Torah for the Nations

Torah for the Nations

Articles, comments, MP3's and videos on topics of importance to non-Jewish people of all nations, backgrounds and beliefs who feel drawn to the Torah and its practices and seek authoritative practical guidance on how to follow the Torah path as it applies to them

Who is that Goy?

"Who is that Goy?" by Rabbi Avraham Greenbaum is a free book in PDF format that seeks answers to what extent "non-Jews" may study Torah, observe Shabbat and observe other Torah commandments. Download now

The Weekly Portions

Commentary on the weekly Torah readings from the Five Books of Moses drawing forth lessons relevant to people of all nations, backgrounds and beliefs.


Meditations, prayers and blessings for weekdays, Sabbaths, Festivals and other occasions


Songs of praise and thanksgiving, joy and devotion for people of all nations and backgrounds


In time with Israel

In today's sophisticated urban societies, many people expect constant plentiful supplies of fruits, vegetables, meat, fish and other products in the stores -- as if a steady supply of foods should be a basic human right.

Those who are more "down to earth" understand that everything we consume is God's loving gift, since He ultimately controls the weather and all the many other factors influencing the growth of all the plants, animals and other creatures, and the success of harvests and production across the world. Accordingly we are obligated give thanks to God for His great kindness in providing us with everything we have.

Sabbaths, Seasons and Festivals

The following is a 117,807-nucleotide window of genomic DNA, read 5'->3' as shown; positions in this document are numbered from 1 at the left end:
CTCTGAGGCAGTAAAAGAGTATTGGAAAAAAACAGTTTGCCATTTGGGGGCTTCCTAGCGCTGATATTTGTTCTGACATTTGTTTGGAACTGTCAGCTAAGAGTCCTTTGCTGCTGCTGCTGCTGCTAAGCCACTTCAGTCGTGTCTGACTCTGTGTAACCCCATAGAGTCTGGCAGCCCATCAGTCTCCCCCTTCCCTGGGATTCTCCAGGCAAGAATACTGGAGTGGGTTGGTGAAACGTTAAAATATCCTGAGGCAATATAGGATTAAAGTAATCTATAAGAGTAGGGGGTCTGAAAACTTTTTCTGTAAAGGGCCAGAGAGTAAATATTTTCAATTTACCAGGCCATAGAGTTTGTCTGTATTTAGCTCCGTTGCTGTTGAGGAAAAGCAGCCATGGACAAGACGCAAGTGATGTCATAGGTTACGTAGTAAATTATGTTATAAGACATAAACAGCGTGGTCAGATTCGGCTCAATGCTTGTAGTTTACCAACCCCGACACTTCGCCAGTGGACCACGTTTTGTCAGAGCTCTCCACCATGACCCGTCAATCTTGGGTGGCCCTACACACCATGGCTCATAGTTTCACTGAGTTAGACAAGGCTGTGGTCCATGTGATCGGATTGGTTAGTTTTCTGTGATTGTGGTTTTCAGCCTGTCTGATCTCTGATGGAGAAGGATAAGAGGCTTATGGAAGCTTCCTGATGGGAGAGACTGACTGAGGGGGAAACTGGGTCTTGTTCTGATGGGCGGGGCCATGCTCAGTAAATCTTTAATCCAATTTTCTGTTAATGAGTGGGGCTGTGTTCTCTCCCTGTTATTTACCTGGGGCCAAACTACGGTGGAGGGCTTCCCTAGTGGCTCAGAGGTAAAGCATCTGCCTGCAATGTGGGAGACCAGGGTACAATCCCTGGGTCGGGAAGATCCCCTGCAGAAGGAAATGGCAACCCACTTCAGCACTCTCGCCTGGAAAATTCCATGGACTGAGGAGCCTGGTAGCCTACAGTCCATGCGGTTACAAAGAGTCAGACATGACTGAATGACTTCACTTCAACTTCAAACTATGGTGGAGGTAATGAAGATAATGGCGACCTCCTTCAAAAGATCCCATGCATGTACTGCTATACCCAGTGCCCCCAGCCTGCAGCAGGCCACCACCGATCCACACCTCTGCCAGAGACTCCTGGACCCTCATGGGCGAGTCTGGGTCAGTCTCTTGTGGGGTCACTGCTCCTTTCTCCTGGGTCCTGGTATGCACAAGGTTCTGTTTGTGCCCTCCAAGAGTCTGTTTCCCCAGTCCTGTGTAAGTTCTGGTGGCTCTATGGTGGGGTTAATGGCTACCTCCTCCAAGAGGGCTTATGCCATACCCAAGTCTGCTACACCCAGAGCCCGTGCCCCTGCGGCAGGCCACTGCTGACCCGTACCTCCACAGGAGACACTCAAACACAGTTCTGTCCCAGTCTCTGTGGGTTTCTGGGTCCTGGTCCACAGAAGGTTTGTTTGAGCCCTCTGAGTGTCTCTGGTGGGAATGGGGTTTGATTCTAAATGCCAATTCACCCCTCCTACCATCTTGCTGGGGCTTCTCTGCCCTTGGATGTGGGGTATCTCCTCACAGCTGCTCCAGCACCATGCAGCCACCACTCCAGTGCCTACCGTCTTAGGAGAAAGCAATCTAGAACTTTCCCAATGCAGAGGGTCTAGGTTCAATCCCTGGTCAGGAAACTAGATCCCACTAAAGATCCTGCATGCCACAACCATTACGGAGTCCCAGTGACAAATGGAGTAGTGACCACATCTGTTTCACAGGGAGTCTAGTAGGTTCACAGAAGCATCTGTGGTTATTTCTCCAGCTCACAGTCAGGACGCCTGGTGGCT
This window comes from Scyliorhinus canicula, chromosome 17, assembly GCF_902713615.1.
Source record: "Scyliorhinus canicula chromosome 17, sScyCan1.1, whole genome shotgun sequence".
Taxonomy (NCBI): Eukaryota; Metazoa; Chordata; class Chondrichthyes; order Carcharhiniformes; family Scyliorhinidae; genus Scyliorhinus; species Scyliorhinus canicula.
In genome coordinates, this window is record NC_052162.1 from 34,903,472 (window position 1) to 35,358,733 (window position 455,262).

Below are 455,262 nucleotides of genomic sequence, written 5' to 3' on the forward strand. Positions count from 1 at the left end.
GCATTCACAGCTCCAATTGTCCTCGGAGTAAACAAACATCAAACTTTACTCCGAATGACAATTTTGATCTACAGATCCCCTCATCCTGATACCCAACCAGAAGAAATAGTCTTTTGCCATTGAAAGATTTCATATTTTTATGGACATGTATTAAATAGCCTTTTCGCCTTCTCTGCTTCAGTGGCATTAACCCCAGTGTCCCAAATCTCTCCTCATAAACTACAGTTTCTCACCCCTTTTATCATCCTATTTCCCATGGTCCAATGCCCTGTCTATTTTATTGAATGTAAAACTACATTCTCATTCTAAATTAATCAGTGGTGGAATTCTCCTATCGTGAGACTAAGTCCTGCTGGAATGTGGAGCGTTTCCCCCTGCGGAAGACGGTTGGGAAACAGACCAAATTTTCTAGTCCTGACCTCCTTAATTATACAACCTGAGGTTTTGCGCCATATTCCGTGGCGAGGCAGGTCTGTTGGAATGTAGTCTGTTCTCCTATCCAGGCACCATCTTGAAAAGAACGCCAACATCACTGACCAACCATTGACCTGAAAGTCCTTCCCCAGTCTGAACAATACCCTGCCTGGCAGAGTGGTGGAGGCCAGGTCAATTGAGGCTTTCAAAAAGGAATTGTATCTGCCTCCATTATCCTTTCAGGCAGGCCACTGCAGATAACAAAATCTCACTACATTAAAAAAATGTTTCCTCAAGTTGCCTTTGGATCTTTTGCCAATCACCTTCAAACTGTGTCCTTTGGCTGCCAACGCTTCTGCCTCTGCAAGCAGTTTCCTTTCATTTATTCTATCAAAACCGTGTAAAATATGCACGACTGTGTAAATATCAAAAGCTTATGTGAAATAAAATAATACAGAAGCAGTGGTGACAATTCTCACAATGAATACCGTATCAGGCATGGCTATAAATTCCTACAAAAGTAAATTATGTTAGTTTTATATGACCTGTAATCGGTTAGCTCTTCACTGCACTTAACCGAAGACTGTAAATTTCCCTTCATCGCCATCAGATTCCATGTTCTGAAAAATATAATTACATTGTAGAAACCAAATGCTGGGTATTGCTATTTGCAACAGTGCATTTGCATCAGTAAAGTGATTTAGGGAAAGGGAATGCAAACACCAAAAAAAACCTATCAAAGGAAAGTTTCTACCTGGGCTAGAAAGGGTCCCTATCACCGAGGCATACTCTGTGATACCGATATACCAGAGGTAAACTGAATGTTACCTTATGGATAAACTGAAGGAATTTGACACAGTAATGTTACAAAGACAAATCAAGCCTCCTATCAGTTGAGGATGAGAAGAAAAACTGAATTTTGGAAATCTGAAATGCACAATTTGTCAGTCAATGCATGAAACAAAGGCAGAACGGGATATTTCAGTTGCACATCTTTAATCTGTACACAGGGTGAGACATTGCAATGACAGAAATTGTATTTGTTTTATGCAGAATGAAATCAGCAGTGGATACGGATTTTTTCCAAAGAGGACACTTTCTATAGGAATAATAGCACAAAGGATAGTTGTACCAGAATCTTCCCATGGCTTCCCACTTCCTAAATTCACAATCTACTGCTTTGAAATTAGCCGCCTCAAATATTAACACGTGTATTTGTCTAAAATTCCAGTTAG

The Torah teaches that God created the sun, the moon and the stars to be "for signs and seasons, for days and years" (Genesis 1:14). God instructed the Children of Israel to observe the Sabbath rest each seventh day, to mark the new moons every month, and to celebrate festivals according to the seasons. Each festival provides unique ways to express our gratitude to God for all His kindnesses and to draw further blessings into the world.

Thus the springtime festival of Passover (Pesach) comes at the start of the grain harvesting season in the Land of Israel. The festival of Tabernacles (Succot) comes at the end of the summer, the time of gathering in the fruits. The annual cycle of the festivals is also bound up with the spiritual phases of the year. Spring, the season of regeneration, is the time to return to God in love, while autumn is the time to return to God in awe.

Only for Jews?

Are the biblically-ordained Sabbaths and Festivals intended to be celebrated only by Jews and the Children of Israel? Or should non-Jews also be aware of these occasions and mark or observe them in some way?

On the one hand, the Torah states that the weekly Shabbat is a unique "sign" between God and the Children of Israel" (Exodus 31:17). Only Israel are charged with announcing and observing each festival in its proper time (Leviticus 23:2).